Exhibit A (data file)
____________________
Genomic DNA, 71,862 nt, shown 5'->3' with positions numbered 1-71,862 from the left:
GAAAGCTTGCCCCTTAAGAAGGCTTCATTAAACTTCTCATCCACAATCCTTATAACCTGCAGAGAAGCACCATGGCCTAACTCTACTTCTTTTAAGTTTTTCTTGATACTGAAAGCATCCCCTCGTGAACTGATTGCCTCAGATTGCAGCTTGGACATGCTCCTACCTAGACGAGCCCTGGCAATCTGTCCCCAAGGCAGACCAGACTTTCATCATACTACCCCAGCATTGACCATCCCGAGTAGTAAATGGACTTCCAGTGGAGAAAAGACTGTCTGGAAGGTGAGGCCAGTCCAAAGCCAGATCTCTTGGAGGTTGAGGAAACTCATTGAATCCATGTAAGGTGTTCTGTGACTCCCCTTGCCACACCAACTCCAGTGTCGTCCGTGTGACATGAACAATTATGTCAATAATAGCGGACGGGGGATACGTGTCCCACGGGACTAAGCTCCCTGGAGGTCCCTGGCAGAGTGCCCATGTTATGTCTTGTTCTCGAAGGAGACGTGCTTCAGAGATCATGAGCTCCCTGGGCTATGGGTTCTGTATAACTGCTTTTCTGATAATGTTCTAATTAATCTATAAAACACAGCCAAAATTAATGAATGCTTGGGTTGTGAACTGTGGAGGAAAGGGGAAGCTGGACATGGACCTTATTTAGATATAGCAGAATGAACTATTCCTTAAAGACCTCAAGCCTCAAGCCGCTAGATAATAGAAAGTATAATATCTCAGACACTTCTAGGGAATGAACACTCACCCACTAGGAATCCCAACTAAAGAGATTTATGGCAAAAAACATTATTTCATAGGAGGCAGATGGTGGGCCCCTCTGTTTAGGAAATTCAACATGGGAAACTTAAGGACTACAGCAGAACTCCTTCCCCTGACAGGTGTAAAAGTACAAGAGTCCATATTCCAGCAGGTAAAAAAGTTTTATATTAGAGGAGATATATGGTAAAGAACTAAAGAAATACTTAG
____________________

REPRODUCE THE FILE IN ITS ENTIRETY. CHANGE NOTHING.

Genomic DNA, 71,862 nt, shown 5'->3' with positions numbered 1-71,862 from the left:
GAAAGCTTGCCCCTTAAGAAGGCTTCATTAAACTTCTCATCCACAATCCTTATAACCTGCAGAGAAGCACCATGGCCTAACTCTACTTCTTTTAAGTTTTTCTTGATACTGAAAGCATCCCCTCGTGAACTGATTGCCTCAGATTGCAGCTTGGACATGCTCCTACCTAGACGAGCCCTGGCAATCTGTCCCCAAGGCAGACCAGACTTTCATCATACTACCCCAGCATTGACCATCCCGAGTAGTAAATGGACTTCCAGTGGAGAAAAGACTGTCTGGAAGGTGAGGCCAGTCCAAAGCCAGATCTCTTGGAGGTTGAGGAAACTCATTGAATCCATGTAAGGTGTTCTGTGACTCCCCTTGCCACACCAACTCCAGTGTCGTCCGTGTGACATGAACAATTATGTCAATAATAGCGGACGGGGGATACGTGTCCCACGGGACTAAGCTCCCTGGAGGTCCCTGGCAGAGTGCCCATGTTATGTCTTGTTCTCGAAGGAGACGTGCTTCAGAGATCATGAGCTCCCTGGGCTATGGGTTCTGTATAACTGCTTTTCTGATAATGTTCTAATTAATCTATAAAACACAGCCAAAATTAATGAATGCTTGGGTTGTGAACTGTGGAGGAAAGGGGAAGCTGGACATGGACCTTATTTAGATATAGCAGAATGAACTATTCCTTAAAGACCTCAAGCCTCAAGCCGCTAGATAATAGAAAGTATAATATCTCAGACACTTCTAGGGAATGAACACTCACCCACTAGGAATCCCAACTAAAGAGATTTATGGCAAAAAACATTATTTCATAGGAGGCAGATGGTGGGCCCCTCTGTTTAGGAAATTCAACATGGGAAACTTAAGGACTACAGCAGAACTCCTTCCCCTGACAGGTGTAAAAGTACAAGAGTCCATATTCCAGCAGGTAAAAAAGTTTTATATTAGAGGAGATATATGGTAAAGAACTAAAGAAATACTTAG